Tag Archives: Donovan Stewart

TSU, FedEx Partner to Conduct Top Leadership Training Program

NASHVILLE, Tenn. (TSU News Service) – Tennessee State University is partnering with FedEx to reinstitute a program that trains and develops students with top leadership skills to help them be even more competitive in the workforce.

Called “Leadership TSU,” 40 students – from freshmen to seniors – with demonstrated ability to lead, have been selected as the first cohorts of the program, which kicked off Jan. 20.

LTSU, considered the highest level of leadership training at the university, with 27 learning outcomes that have been modeled around the nation, closed out about seven years ago, according to Frank Stevenson, TSU’s dean of students.

“We are bringing it back under the same idea of developing top leaders at the university.  We secured the funding and created the opportunity,” he said. “We pitched the idea to FedEx about creating an opportunity for students to learn some of their best practices, they immediately were on board.”

He said in addition to material and other support, FedEx will expose the cohorts to “some of the company’s leadership practices that fit in with what they do.” TSU faculty and national leadership training experts are also participating in the training.

Dr. Joseph Walker III, Chairmain of the TSU Board of Trustees, right, meets with Dean of Students Frank Stevenson during the LTSU cohorts’ visit to Dr. Walker’s residence. (Submitted Photo)

A component of the training program, Stevenson said, is to connect cohorts to successful individuals and groups “to share with our students and cohorts the habits of successful people.”

For instance, on Jan. 19, TSU Board of Trustees Chairman, Dr. Joseph Walker III, and his wife, Dr. Stephanie Walker, hosted the inaugural class of LTSU at their home. Dr. Joseph Walker, pastor of Nashville’s Mt. Zion Baptist Church, is presiding bishop of the Full Gospel Baptist Church Fellowship International, as well as chairman of the TSU Board of Trustees. His wife, Dr. Stephanie Walker, is a top pediatrician. They are authors of several books and publications.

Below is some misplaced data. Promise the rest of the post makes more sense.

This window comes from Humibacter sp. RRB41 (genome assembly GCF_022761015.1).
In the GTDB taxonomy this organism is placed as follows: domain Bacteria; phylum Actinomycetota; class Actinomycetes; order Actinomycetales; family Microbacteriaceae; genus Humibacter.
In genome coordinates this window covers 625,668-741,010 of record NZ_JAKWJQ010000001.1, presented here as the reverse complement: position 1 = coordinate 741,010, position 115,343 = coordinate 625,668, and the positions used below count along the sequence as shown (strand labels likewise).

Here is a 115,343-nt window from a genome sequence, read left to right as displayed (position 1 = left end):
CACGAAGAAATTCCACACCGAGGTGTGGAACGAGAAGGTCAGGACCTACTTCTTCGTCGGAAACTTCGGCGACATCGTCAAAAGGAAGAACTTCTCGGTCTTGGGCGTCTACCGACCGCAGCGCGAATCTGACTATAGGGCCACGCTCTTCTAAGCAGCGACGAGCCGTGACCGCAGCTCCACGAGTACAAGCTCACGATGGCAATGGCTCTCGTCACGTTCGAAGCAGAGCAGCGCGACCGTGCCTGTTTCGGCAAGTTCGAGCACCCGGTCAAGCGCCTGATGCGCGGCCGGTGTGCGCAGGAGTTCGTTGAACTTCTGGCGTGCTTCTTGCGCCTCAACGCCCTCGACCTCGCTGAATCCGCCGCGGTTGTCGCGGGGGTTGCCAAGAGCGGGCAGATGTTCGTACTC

“Leadership TSU is a game changer,” Bishop Walker said. “Dr. Stephanie and I were honored to host this group of extraordinary students. Their stories are powerful and their drive for success is contagious. The future looks bright and this program will be a major contributor.”

LTSU is a one-year program. To be nominated, students must maintain a minimum 2.5 grade point average. Stevenson said the current cohorts have a combined average GPA of 3.2, and were nominated by their deans, vice presidents, and the president.

“We wanted them (nominators) to identify those students who had already exhibited incredible leadership skills, and who really celebrate the best of TSU culture in terms of how they carry themselves. We asked them to also nominate those students, who in their mind, would best benefit from this training or this opportunity,” Stevenson said.

Donovan Stewart, the current Mr. Sophomore, is a member of the reinstituted LTSU. He said he is serious-minded and happy to be a part of such a diverse group of fellow students.

“It is a great feeling to be selected,” said Donovan, a nursing major from Birmingham, Alabama. “It is a great feeling to be acknowledged, not only for academics, but also leadership. And it is a good thing to get people from different backgrounds.”

As part of their initial activities, the group will visit the Tennessee State Capitol on Feb. 1 to hear about law and policy making from top elected officials, Stevenson said. In March, they will “make a social justice learning trip” to Washington, D.C.

TSU Assistant Dean of Students, Erica Gilmore, who is also at-large council member; and Tasha Andrews, director of student activities, coordinate LTSU along with Stevenson. Andrews spoke about the caliber of students in the program and why they were selected.